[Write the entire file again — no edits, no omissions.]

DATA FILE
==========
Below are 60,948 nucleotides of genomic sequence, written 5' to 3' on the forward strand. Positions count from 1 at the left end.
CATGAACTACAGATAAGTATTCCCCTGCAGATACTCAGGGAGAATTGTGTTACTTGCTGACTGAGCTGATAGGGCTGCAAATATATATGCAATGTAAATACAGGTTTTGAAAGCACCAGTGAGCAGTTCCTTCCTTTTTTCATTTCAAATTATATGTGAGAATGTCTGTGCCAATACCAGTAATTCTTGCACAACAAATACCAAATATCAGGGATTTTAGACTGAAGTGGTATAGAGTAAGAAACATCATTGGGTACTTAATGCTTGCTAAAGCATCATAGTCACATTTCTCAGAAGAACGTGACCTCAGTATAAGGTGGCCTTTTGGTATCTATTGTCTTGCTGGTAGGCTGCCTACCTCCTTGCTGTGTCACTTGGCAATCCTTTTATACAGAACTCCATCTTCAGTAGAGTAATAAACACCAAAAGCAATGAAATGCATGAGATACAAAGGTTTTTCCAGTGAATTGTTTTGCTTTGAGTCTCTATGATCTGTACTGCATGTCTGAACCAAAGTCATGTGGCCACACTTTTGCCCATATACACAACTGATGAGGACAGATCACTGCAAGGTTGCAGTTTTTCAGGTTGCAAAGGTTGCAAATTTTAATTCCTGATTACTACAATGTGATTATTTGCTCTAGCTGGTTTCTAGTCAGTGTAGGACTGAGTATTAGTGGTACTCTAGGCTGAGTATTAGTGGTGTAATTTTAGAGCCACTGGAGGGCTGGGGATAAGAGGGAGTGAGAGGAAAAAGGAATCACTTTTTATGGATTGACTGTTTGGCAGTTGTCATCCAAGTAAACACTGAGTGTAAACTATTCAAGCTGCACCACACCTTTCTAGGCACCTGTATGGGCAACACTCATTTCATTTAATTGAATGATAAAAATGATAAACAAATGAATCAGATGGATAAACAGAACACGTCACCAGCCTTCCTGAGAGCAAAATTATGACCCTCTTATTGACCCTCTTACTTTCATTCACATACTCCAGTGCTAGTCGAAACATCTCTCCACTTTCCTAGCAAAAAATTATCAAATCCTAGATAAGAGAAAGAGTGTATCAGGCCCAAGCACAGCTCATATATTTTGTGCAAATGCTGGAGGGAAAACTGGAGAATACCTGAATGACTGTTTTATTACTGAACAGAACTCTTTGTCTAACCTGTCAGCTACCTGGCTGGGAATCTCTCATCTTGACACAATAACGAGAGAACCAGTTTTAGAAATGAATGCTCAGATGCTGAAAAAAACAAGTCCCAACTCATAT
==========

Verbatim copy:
Below are 60,948 nucleotides of genomic sequence, written 5' to 3' on the forward strand. Positions count from 1 at the left end.
CATGAACTACAGATAAGTATTCCCCTGCAGATACTCAGGGAGAATTGTGTTACTTGCTGACTGAGCTGATAGGGCTGCAAATATATATGCAATGTAAATACAGGTTTTGAAAGCACCAGTGAGCAGTTCCTTCCTTTTTTCATTTCAAATTATATGTGAGAATGTCTGTGCCAATACCAGTAATTCTTGCACAACAAATACCAAATATCAGGGATTTTAGACTGAAGTGGTATAGAGTAAGAAACATCATTGGGTACTTAATGCTTGCTAAAGCATCATAGTCACATTTCTCAGAAGAACGTGACCTCAGTATAAGGTGGCCTTTTGGTATCTATTGTCTTGCTGGTAGGCTGCCTACCTCCTTGCTGTGTCACTTGGCAATCCTTTTATACAGAACTCCATCTTCAGTAGAGTAATAAACACCAAAAGCAATGAAATGCATGAGATACAAAGGTTTTTCCAGTGAATTGTTTTGCTTTGAGTCTCTATGATCTGTACTGCATGTCTGAACCAAAGTCATGTGGCCACACTTTTGCCCATATACACAACTGATGAGGACAGATCACTGCAAGGTTGCAGTTTTTCAGGTTGCAAAGGTTGCAAATTTTAATTCCTGATTACTACAATGTGATTATTTGCTCTAGCTGGTTTCTAGTCAGTGTAGGACTGAGTATTAGTGGTACTCTAGGCTGAGTATTAGTGGTGTAATTTTAGAGCCACTGGAGGGCTGGGGATAAGAGGGAGTGAGAGGAAAAAGGAATCACTTTTTATGGATTGACTGTTTGGCAGTTGTCATCCAAGTAAACACTGAGTGTAAACTATTCAAGCTGCACCACACCTTTCTAGGCACCTGTATGGGCAACACTCATTTCATTTAATTGAATGATAAAAATGATAAACAAATGAATCAGATGGATAAACAGAACACGTCACCAGCCTTCCTGAGAGCAAAATTATGACCCTCTTATTGACCCTCTTACTTTCATTCACATACTCCAGTGCTAGTCGAAACATCTCTCCACTTTCCTAGCAAAAAATTATCAAATCCTAGATAAGAGAAAGAGTGTATCAGGCCCAAGCACAGCTCATATATTTTGTGCAAATGCTGGAGGGAAAACTGGAGAATACCTGAATGACTGTTTTATTACTGAACAGAACTCTTTGTCTAACCTGTCAGCTACCTGGCTGGGAATCTCTCATCTTGACACAATAACGAGAGAACCAGTTTTAGAAATGAATGCTCAGATGCTGAAAAAAACAAGTCCCAACTCATAT